Rule of Thumb #7: To be poor in things is to be free of them
[After a 4-month long hiatus—due entirely to laziness—I begin again this “weekly” (now bi-monthly) series of my 2007 hitchhike across North America with new hopes of actually completing something I set out to do. Select the “Rules of Thumb” entries in the August and September tabs on the right if you wish to acquaint yourself with my journey thus far.]
Day 7: May 21, Prince George, BC to Hope, BC (388 miles)
Hitchhiking may be the most authentic form of travel. There are, of course, safer, quicker, and more convenient ways of getting around, but there is -- if I may boldly assert -- no better way to travel than hitching rides.
The walker—depending on the personality—often travels more in his head than he does on the ground beneath him. The tourist, who ought to leave behind the schedules and structures of home-life, carries them with her as devoutly as she carries her sacred guidebook. Bus rides can be impersonal. The car is a carapace, shielding its riders from the unexpected. The train limits one’s company to that of other travelers and the flyer—who may get a better scope of a region’s geography—flies above and around the people, smells, sounds, and culture that make real traveling so intoxicating.
The hitchhiker, rather, is cannoned headfirst into culture. There is no better way to become intimate with the place you’re traveling through than your driver—a cultural representative of sorts.
The driver doesn’t hold back. He shares his life, his philosophies, and his feelings perhaps more freely than he does in the bedroom with his bride or in the bar with his buddies. That’s because the hitchhiker’s opinion of him doesn’t matter. The hitchhiker is there one hour or one day and gone forever the next—like a journal entry written then burned.
There’s no trade of phone numbers. No promise to exchange letters or to “keep in touch.” There’s a handshake, a goodbye, and a nod that seems to signify that both driver and hitchhiker alike got something out of the bargain.
Dennis—my driver for the past two days—dropped me off at a truck stop in Prince George where I bought a badly needed $7 shower. I ate a power bar for breakfast and, on the side of a bustling Route 97, I held out my “South” sign which I colored with orange and purple crayons.
After half an hour of waiting, Frank pulled over for me. I asked him where he was headed—my standard question.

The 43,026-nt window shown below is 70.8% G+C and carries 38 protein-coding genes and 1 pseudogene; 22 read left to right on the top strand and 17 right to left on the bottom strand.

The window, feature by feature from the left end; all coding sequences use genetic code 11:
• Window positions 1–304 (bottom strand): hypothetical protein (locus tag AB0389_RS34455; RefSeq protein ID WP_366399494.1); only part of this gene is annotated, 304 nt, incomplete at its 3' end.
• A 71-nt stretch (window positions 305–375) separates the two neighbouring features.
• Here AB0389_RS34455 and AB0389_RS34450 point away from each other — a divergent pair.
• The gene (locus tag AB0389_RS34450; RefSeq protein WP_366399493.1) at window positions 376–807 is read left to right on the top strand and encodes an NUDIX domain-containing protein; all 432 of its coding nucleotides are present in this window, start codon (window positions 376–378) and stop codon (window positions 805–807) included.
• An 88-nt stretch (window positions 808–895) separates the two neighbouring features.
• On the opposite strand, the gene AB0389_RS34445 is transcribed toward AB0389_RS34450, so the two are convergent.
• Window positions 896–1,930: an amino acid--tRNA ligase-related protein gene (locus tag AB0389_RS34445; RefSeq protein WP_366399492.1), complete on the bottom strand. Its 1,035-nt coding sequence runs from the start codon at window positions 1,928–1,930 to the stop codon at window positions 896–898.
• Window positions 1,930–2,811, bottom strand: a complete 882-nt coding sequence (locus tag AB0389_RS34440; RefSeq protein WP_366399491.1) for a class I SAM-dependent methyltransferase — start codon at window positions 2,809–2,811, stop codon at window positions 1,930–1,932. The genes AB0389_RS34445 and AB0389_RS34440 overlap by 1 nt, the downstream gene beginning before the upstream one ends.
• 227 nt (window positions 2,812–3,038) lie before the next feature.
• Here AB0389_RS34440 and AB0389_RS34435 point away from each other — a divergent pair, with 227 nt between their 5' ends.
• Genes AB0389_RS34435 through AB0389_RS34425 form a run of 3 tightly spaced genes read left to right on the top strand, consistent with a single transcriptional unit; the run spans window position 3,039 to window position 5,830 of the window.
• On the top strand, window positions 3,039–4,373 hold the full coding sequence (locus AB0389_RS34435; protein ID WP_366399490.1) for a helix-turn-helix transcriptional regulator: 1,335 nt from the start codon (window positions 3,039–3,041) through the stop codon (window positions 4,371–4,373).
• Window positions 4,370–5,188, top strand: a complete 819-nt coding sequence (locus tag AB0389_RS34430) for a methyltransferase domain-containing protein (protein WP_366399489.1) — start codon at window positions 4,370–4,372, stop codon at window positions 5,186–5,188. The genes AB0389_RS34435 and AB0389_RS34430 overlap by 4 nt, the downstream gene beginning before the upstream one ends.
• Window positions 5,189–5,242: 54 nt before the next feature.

“Ashcroft,” he said.
“Just get in.”
After buckling up, Frank brusquely lectured me not to “hold someone up with questions if they’re offering you a ride.”
I explained, politely, that I was going very south and I wanted to select rides that were going long distances. A mere fifteen kilometer drive could do more harm than good, depending on where I was dropped off.
I knew he was trying to be the alpha male—an easy thing to do when you’re the one giving rides—but I wasn’t going to let him treat me like anything other than an equal.
The traveler may be hungry, homeless and haggard, but there’s no one forcing him to get up and go to work in the morning.
Things cooled off and Frank spoke without pause for the next three hours. He was a Catholic priest on a native reservation who had a frosty white beard that gave him a patrician air despite the compact economical car he drove.
Ashcroft, by the way, was in fact very south.
Instead of subjecting me to—what I thought would be—a lecture about how I’m heading straight for hell—as, I found, is often the case with the fervently religious—Frank was actually quite likeable—the kind of guy who might laugh at a joke about Nazis and pedophiles. He told me about life on the reservation, the boons of the Canadian healthcare system, and stories of his own hitchhiking feats when he was a lad my age.
Soon after picking me up, Frank spotted another hitchhiker ambling down the road.
“Are we actually going to pick up a hitchhiker?!” I worried to myself.
Once we got to know Matt—a 20 year old looking for work across the province—we added a third hitchhiker, this time a drunk native who instantly dozed on Matt’s shoulder in the back.
We arrived at Ashcroft just in time; I tired of Frank monologues and began to long for a more taciturn driver.
Ten minutes later—my shortest wait thus far—a car stuffed with teenagers was honking behind me.
They were all in their late teens. I got in. Discussion revolved entirely around pot and exploits with the opposite sex. There were two males in the front and I sat with a pair of blondes in the back. The one rubbing shoulders with me had milky-white skin. They were headed to a party in Vancouver and she asked if I’d pretend to be her boyfriend.
Though tempted, I had a girlfriend of my own just a few borders away in Oregon. I declined with some reservation: certainly things like these—random encounters, new cities, and strange experiences—were what I wanted all along.
Regardless, the ever-changing landscape was enough to sate my wanderlust and capture my imagination. In just a matter of days I went from arctic tundra to arid wine groves and now to howling rainforest. Vines serpentined around elephantine trees whose canopy of floppy green fronds had me saying words like “lush” and “verdant” for the first time.
Like bullet-ridden barrels, waterfalls poured from mountain faces. An errant train chugged alongside the roaring Fraser River. If the train hadn’t been moving so swiftly, I might have hopped on.
The teens—after hugs and handshakes—dropped me off in Hope, British Columbia, just north of the American border. I stored away my sign and set up camp next to a vacant motel, quickly penning my day’s journey into my journal as daylight dimmed.